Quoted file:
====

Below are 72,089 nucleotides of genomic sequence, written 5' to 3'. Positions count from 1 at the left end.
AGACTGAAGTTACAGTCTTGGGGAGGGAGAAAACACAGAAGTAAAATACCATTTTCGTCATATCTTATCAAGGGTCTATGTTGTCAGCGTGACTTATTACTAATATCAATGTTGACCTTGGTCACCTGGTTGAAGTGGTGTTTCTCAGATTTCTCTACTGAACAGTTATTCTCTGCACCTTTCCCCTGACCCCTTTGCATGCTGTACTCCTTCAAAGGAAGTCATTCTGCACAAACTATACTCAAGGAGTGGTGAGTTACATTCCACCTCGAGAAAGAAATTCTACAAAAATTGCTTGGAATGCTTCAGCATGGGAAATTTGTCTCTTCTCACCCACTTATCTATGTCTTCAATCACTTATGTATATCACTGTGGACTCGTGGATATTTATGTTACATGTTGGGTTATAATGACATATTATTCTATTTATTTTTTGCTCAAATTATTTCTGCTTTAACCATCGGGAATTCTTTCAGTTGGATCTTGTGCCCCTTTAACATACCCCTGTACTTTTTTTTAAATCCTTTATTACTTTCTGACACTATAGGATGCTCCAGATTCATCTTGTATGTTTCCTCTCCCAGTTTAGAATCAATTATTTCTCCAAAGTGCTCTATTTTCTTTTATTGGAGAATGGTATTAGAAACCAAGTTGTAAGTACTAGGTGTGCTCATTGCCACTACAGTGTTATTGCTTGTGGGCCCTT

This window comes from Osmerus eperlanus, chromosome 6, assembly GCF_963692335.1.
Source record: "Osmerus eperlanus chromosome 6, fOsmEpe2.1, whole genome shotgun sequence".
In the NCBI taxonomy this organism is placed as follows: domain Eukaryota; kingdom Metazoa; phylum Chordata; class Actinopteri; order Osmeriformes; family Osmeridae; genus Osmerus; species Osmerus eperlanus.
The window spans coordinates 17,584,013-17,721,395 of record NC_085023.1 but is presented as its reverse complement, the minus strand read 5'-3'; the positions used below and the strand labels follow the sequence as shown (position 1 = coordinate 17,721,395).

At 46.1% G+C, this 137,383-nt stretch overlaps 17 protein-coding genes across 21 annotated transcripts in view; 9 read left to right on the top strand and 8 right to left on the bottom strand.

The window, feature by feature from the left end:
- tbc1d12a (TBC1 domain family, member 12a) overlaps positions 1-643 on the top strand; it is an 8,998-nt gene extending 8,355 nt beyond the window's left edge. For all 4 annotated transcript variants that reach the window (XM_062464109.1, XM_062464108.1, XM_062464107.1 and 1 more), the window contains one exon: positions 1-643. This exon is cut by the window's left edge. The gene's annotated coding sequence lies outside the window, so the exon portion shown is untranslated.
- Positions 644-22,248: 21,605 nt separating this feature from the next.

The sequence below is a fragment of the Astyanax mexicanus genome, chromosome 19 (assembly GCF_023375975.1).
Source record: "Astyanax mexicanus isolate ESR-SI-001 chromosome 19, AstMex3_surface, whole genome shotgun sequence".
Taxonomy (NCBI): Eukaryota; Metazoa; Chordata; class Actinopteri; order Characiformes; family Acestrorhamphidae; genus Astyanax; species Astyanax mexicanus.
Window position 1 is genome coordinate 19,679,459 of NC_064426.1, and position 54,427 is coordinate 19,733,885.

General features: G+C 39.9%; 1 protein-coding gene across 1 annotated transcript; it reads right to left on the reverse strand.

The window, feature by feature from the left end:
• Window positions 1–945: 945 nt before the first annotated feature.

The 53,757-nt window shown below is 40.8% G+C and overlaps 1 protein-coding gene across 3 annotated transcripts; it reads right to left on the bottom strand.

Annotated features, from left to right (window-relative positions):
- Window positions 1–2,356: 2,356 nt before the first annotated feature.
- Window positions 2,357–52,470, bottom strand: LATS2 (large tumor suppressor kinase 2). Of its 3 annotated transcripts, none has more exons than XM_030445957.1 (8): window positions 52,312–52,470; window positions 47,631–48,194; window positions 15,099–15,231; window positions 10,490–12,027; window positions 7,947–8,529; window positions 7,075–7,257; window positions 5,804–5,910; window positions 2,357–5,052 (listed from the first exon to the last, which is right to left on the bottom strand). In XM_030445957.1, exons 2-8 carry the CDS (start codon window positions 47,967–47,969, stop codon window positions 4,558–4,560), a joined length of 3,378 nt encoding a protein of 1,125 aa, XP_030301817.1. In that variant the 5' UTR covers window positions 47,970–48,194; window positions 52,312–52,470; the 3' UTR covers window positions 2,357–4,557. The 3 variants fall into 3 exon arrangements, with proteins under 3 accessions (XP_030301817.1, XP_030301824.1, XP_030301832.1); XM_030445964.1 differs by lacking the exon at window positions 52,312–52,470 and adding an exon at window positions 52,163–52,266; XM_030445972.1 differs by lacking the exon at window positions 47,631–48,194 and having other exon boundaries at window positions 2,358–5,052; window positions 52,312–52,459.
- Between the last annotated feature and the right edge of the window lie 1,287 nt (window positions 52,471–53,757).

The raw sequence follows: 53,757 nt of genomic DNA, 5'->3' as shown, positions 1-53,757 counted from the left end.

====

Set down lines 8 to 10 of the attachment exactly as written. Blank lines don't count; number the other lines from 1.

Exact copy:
The window, feature by feature from the left end:
- tbc1d12a (TBC1 domain family, member 12a) overlaps positions 1-643 on the top strand; it is an 8,998-nt gene extending 8,355 nt beyond the window's left edge. For all 4 annotated transcript variants that reach the window (XM_062464109.1, XM_062464108.1, XM_062464107.1 and 1 more), the window contains one exon: positions 1-643. This exon is cut by the window's left edge. The gene's annotated coding sequence lies outside the window, so the exon portion shown is untranslated.
- Positions 644-22,248: 21,605 nt separating this feature from the next.